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Joel 1:4

That which the cutting locust has left has the swarming locust eaten; and that which the swarming locust has left has the crawling locust eaten; and that which the crawling locust has left has the consuming locust eaten.
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Gregory The Dialogist

AD 604
We certainly know that in clouds of smoke, when some are fading away above, others rise up from below. So too in carnal thoughts, though some evil desires pass away, yet others succeed. But frequently the wretched mind beholds what has already passed but does not behold where it is still detained. It rejoices in being no longer subject to some sins but neglects to be careful and to lament because others have succeeded in their place, to which perhaps it yields more sinfully. And so it is that while some sins pass away and others succeed, the heart of the reprobate is possessed without intermission by this serpent. Therefore it is well said by the prophet Joel: “That which the palmerworm has left, the locust has eaten; and that which the locust has left, the cankerworm has eaten; and that which the cankerworm has left, the mildew has eaten.” . ...

Jerome

AD 420
The twelve prophets whose writings are compressed within the narrow limits of a single volume have symbolic, typical meanings far beyond their literal ones. Hosea speaks many times of Ephraim, of Samaria, of Joseph of Jezreel, of a wife of whoredoms and of children of whoredoms, of an adulterous woman shut up within the chamber of her husband, sitting for a long time in widowhood and in the garb of mourning awaiting the time when her husband will return to her. Joel the son of Pethuel describes the land of the twelve tribes as spoiled and devastated by the palmerworm, the cankerworm, the locust and the blight, and he predicts that after the overthrow of the former people the Holy Spirit shall be poured out upon God’s servants and handmaids. This is the same spirit that was to be poured out in the upper chamber at Zion upon the believers. ...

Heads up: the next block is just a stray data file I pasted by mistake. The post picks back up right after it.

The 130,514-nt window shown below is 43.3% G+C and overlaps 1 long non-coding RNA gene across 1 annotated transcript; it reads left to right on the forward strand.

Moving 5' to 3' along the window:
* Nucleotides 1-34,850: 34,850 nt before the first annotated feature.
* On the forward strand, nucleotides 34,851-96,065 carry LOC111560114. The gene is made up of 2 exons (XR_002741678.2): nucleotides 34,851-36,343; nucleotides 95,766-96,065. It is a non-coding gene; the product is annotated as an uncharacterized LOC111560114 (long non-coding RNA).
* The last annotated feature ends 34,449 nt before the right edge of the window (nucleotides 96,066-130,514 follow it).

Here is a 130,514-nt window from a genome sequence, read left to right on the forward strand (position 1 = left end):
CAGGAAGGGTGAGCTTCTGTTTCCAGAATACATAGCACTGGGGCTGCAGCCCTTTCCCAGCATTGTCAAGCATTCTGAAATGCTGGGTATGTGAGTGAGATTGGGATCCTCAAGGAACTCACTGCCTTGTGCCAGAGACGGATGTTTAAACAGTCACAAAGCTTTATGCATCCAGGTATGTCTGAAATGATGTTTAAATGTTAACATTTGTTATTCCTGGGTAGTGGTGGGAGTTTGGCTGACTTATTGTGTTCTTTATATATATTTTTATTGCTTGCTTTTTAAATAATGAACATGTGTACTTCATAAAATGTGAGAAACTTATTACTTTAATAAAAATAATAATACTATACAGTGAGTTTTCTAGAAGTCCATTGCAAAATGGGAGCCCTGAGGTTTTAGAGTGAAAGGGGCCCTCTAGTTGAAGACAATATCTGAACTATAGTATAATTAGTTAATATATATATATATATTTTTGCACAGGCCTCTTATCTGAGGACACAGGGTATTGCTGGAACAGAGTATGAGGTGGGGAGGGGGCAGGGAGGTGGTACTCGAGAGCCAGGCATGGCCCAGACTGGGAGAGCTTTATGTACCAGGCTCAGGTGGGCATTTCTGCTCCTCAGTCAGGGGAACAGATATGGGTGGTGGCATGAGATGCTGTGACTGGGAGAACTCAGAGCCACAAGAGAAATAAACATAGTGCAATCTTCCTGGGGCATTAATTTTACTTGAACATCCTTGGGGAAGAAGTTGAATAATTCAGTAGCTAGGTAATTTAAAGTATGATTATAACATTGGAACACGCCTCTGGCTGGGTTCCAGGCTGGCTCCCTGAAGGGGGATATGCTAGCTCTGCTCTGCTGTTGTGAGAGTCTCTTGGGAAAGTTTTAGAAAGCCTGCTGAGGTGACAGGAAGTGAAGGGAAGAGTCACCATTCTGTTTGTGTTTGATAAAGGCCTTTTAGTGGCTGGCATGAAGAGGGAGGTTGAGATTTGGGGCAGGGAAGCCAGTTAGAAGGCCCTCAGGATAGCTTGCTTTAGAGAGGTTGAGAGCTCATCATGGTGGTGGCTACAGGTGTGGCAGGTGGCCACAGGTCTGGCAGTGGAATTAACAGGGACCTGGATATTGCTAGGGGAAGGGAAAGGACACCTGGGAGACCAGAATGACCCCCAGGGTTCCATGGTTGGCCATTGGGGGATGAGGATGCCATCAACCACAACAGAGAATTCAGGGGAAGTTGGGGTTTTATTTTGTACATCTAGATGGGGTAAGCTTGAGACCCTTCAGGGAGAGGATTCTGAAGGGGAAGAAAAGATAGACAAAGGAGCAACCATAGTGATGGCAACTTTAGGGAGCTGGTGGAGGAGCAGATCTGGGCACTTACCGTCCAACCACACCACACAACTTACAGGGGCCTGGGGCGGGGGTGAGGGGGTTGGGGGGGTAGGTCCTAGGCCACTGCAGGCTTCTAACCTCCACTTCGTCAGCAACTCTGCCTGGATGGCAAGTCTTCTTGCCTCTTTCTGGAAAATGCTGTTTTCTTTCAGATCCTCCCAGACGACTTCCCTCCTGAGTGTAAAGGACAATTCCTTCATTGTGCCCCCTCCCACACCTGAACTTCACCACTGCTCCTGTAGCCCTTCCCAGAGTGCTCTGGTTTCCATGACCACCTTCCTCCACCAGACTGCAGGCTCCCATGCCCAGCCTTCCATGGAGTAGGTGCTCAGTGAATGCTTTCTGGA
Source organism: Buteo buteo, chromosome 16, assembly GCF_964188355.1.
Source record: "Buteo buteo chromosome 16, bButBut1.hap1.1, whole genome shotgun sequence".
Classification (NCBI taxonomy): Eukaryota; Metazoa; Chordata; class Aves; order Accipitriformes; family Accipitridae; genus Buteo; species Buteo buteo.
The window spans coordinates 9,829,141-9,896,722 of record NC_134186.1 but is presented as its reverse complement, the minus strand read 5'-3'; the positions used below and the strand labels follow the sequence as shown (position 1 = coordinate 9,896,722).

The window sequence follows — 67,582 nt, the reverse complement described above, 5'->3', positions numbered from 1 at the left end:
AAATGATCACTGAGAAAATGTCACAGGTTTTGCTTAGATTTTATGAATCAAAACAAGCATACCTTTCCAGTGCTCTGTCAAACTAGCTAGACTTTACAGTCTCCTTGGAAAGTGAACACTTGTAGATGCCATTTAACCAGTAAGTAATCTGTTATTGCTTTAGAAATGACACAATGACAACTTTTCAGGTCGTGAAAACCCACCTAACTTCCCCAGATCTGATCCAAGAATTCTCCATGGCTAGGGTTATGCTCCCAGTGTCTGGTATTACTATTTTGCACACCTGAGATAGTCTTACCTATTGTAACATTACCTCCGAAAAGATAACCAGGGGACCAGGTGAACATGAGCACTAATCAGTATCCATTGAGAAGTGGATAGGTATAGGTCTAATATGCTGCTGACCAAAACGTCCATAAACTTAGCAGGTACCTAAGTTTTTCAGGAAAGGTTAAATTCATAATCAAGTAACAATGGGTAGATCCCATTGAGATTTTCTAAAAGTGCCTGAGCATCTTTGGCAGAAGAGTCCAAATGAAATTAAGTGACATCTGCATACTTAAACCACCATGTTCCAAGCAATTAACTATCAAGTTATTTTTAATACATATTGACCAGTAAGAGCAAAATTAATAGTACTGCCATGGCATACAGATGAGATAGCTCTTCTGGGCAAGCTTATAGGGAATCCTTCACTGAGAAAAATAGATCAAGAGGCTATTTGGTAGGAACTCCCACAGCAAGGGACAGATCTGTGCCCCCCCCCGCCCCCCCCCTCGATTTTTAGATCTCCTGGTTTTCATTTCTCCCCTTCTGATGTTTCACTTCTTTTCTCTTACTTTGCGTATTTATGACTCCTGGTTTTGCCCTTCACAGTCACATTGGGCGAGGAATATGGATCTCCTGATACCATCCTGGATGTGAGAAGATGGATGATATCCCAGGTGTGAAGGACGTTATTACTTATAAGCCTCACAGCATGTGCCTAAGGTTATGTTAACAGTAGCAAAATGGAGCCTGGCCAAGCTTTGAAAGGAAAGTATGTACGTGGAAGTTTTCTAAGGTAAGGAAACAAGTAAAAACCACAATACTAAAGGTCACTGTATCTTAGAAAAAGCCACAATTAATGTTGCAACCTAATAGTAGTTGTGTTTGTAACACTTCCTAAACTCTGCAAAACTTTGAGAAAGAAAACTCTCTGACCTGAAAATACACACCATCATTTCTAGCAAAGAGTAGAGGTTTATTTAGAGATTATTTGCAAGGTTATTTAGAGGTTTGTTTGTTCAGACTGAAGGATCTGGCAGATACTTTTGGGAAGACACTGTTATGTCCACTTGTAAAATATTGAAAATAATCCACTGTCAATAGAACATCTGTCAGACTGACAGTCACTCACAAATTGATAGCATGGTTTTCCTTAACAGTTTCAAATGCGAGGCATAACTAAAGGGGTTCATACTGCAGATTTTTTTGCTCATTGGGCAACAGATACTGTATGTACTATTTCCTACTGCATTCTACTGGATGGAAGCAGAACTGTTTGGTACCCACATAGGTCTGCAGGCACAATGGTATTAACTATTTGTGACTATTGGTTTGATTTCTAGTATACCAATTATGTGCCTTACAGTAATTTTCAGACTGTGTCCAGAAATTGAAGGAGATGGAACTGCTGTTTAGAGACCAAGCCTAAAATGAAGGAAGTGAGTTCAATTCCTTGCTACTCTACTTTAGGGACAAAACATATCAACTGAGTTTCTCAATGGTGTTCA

John Cassian

AD 435
For although the Lord has granted strong cattle, bodily health, a successful outcome to every activity and prosperous deeds, prayer must still be offered lest, as it is written, there be “a heaven of brass and an earth of iron” and lest “the swarming locust eat what the cutting locust has left, and the caterpillar devour what the swarming locust has left, and the blight consume what the caterpillar has left.” Not in this alone does the effort of the toiling farmer stand in need of divine assistance. [His effort] must also fend off unexpected accidents by which, even if a field is loaded with the desired fruitful yield, he will not only be frustrated by waiting in vain for what he has hoped for but will even be deprived of the abundant crop that has already been harvested and that is stored on the threshing floor or in the barn. . ...

Richard Challoner

AD 1781
That which the palmerworm hath left: Some understand this literally of the desolation of the land by these insects: others understand it of the different invasions of the Chaldeans, or other enemies.

Knowing this first, that no prophecy of the scripture is of any private interpretation. - 2 Peter 1:20

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